Ellen Burstyn - The Exorcist
When Academy Award winning actress Ellen Burstyn took the role in The Exorcist, anyone doubting the film's legitimacy and quality no doubt squashed that apprehension immediately.
Her talent as an actress was already proven, so as Chris McNeill- the mother of a young daughter who may or may not be possessed by the devil - she was an excellent choice to make the film an even more veritable hit.
Normally, Linda Blair is the first actor people think of in The Exorcist. But as good as Blair was as Regan, Burstyn was equally as commendable as her mother. She brought a deep-seeded emotion to the part that would have been hard to come by if an unknown actress had been cast in the role.
When Regan starts exhibiting bizarre symptoms (like cursing and peeing on the floor in front of a room full of guests), Chris takes her to a doctor and has several series of tests run. Nothing turns up from the tests and things get worse. So much worse that Burt Dennings, Chris's film director, is thrown out a window by Regan in one of her super-human strength episodes in which the bed shakes, the room is freezing, and Regan swears like a truck driver.
For a fictional character, Burstyn brings a realism to the character that is so credible - so human - that we feel every emotion she is going through as she fears for her daughter's very life. It's such an impressive performance that it was a no-brainer when she was again nominated for an Oscar (as well as a Golden Globe) for Best Actress for the role. And it remains one of my favorite performances in horror to this day.
Sissy Spacek - Carrie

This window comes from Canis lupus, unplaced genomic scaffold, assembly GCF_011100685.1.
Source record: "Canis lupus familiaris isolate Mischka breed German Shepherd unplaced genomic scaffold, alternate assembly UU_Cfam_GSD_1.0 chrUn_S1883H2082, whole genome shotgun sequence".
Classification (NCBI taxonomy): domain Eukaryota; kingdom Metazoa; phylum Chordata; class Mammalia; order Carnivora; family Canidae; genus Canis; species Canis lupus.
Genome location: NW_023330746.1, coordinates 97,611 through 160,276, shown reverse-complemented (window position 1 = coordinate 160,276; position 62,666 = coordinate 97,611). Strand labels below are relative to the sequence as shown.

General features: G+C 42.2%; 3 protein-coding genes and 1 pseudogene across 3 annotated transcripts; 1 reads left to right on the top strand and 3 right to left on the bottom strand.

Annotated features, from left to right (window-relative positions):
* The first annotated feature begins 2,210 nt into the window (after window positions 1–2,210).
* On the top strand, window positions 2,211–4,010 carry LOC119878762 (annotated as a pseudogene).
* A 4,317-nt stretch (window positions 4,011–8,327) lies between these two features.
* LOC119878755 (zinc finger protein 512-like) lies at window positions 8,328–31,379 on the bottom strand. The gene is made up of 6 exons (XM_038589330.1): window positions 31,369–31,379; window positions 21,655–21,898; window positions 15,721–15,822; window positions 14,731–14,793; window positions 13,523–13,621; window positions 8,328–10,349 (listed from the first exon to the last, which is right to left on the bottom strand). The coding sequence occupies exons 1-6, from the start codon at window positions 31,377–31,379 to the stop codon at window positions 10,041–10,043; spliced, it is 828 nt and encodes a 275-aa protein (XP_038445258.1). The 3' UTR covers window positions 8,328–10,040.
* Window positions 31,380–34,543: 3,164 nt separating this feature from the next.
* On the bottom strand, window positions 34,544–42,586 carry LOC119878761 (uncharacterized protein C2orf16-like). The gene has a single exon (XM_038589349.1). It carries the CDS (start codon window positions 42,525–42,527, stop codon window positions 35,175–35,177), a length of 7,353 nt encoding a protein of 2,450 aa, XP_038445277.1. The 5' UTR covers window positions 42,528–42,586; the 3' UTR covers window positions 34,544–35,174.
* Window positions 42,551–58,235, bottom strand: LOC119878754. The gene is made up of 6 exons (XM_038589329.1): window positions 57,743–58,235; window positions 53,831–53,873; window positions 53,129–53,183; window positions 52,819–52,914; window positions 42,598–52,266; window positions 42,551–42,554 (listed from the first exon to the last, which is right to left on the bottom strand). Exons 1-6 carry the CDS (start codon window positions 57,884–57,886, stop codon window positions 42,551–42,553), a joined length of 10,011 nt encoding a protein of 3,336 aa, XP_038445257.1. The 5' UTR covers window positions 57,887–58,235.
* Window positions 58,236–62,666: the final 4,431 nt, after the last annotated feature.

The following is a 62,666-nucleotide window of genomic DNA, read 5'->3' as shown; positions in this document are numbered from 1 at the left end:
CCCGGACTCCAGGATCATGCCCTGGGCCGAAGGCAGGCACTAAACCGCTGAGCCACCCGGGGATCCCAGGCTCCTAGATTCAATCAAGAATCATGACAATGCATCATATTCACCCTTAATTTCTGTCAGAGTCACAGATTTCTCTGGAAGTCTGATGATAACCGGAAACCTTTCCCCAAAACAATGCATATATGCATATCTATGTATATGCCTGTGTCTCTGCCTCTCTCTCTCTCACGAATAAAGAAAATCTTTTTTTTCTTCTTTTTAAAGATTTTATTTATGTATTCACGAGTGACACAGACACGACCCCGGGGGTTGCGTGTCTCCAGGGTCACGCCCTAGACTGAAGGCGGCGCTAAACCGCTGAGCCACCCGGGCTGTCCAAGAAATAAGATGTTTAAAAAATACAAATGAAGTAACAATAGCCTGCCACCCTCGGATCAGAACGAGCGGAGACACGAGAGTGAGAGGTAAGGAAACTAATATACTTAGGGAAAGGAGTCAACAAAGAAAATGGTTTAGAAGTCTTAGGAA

The upcoming remake’s tagline boasts, “You will know her name.” But hopefully, you already do—Carrie White.
Carrie, of course, started out as the 1974 novel by Stephen King and has gone on to have not one, but three screen adaptations, come this October. For me, I’m pretty sure there will always be just one, and that is the 1976 version brought to us by director Brian De Palma and starring the one and only Sissy Spacek.
Carrie White is a teenage girl who has just as much trouble fitting in as she does fading into the crowd. She is strange, shy, and extremely sheltered. The memorable opening scene is of gratuitous nude girls in the school locker room. Carrie White is crumpled in the corner of the shower, shrieking, her hands covered in blood. She is frightened and confused because her overprotective Christian mother didn’t inform her daughter that she would one day menstruate. Her all too understanding peers help her out by pelting her with pads and tampons—and that is just a dose of what Carrie White goes through on a daily basis.
Unbelievably, Sissy Spacek was 27 when played the role of teenage Carrie White, and had to do much persuading with the director to allow her the part. In the end, it seems she was the perfect choice; she captures awkward and often heartbreaking adolescence with perfection and was nominated for an Academy Award for Best Actress.
It is hard for us to really, completely sympathize with Carrie, however, because, well, she is a weird girl. We all knew a girl like Carrie White in our school, and we all most assuredly said some awful things about her. I find it hard to consider Carrie a protagonist either, for she is driven by humiliation and madness to do some horrible, horrible things.
One reason I am angry at the casting of Chloe Grace Moretz in the upcoming remake is that I find it hard to believe that a girl like her could ever get picked on to the extent that her character does, whereas Sissy Spacek was (no offense) a weird looking girl. But alas, in this day and age it seems everyone is getting picked on. Maybe I should give Chloe a chance… NO, I REFUSE!
Every high school student faces some degree of ridicule, but Carrie is downright tormented. But the final prank is when a group of “popular” kids convince pretty boy Tommy (William Katt) to ask Carrie out to the prom and then humiliate her. What unfolds is a prom night to remember (if you survive) and one stellar, iconic performance from Sissy Spacek.